Before we explore the viability of the grandparents' claims of interest, it is helpful to review the statutory framework in which we undertake our analysis. This proceeding was brought under chapter 600A which provides for termination of parental rights where the parents have given their express consent or have by their conduct indicated no desire to continue the parent-child relationship. See Iowa Code § 600A.8 (1993). That chapter provides that upon termination of parental rights, "[t]he juvenile court shall appoint a guardian and a custodian or a guardian only." Id. § 600A.9(1)(b). The statute does not specify who may be considered for this responsibility.
A comparison of chapter 600A with Iowa Code chapter 232 (1993) is helpful in understanding chapter 600A. Chapter 232 provides for termination of parental rights where the child who is the subject of the proceeding has previously been adjudicated a child in need of assistance. See id. § 232.109. Under chapter 232, as in chapter 600A proceedings, the juvenile court must appoint a guardian and custodian upon termination of parental rights. Id. § 232.117(3). However, chapter 232, unlike chapter 600A, specifies that a "relative" may be appointed as the guardian or custodian. Id.
Because chapter 600A does not specifically provide that a relative may be chosen as the guardian or custodian, that statute does not give the grandparents a legal right to be considered as potential guardians and custodians in proceedings brought under chapter 600A. On the other hand, chapter 600A does not say that grandparents cannot be considered as possible guardians or custodians. Therefore, the mere fact that the intervenors are the child's grandparents does not automatically disqualify them from consideration.
We disavow any contrary holding in In re J.R., 315 N.W.2d 750, 752 (Iowa 1982). In that case, a petition for termination of parental rights was brought under both chapter 232 and chapter 600A, even though the children in question had been previously adjudicated children in need of assistance. Since that case, we have clearly distinguished between a voluntary termination of parental rights under chapter 600A and a termination of parental rights under chapter 232 where the child has been adjudicated a child in need of assistance. In re H.J.E., 359 N.W.2d 471, 474 (Iowa 1984) (chapter 600A and chapter 232 "create separate and distinct causes of action having different applicability based upon the facts of the case"). Our decision today merely confirms the differences between chapter 600A and chapter 232 which have been recognized since our decision in the J.R. case.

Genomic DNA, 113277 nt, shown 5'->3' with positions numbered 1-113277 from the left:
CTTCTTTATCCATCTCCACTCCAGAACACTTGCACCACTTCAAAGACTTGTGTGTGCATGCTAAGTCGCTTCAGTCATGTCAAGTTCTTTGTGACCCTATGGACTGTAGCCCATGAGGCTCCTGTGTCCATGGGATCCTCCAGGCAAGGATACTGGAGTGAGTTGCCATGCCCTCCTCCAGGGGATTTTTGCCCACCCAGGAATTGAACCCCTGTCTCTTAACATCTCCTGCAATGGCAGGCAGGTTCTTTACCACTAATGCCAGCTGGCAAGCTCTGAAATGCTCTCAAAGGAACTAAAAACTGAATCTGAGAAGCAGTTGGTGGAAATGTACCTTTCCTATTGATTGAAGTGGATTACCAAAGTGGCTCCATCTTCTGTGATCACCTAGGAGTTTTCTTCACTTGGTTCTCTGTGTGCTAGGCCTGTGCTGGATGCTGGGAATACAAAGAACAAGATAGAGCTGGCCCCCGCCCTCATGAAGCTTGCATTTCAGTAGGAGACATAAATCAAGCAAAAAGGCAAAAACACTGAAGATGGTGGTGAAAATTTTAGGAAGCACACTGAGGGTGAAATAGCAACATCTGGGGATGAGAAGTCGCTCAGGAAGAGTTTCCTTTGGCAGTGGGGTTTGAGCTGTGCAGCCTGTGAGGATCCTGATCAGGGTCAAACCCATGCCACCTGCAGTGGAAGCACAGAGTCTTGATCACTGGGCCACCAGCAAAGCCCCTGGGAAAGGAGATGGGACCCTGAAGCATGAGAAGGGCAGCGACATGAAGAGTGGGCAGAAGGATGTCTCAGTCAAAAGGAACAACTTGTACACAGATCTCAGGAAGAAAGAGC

Because chapter 600A neither entitles the grandparents to consideration for appointment as guardians and custodians nor disqualifies them from such an appointment, we examine the nature of voluntary termination proceedings and the facts of this case to decide whether the grandparents may intervene. We undertake this examination keeping in mind that under chapter 600A, the welfare of the child is the paramount consideration. Id. § 600A.1. In addition, we must give due consideration to the interests of the parents. Id. Significantly, chapter 600A does not require us to consider the interests of grandparents or other family members.
A. Family relationship. The grandparents assert that the desire to maintain the familial relationship gives them the right to intervene. The district court held that there was no longer any family relationship to preserve because the parents' rights and the grandparents' rights were terminated in the termination orders. This conclusion is substantially correct.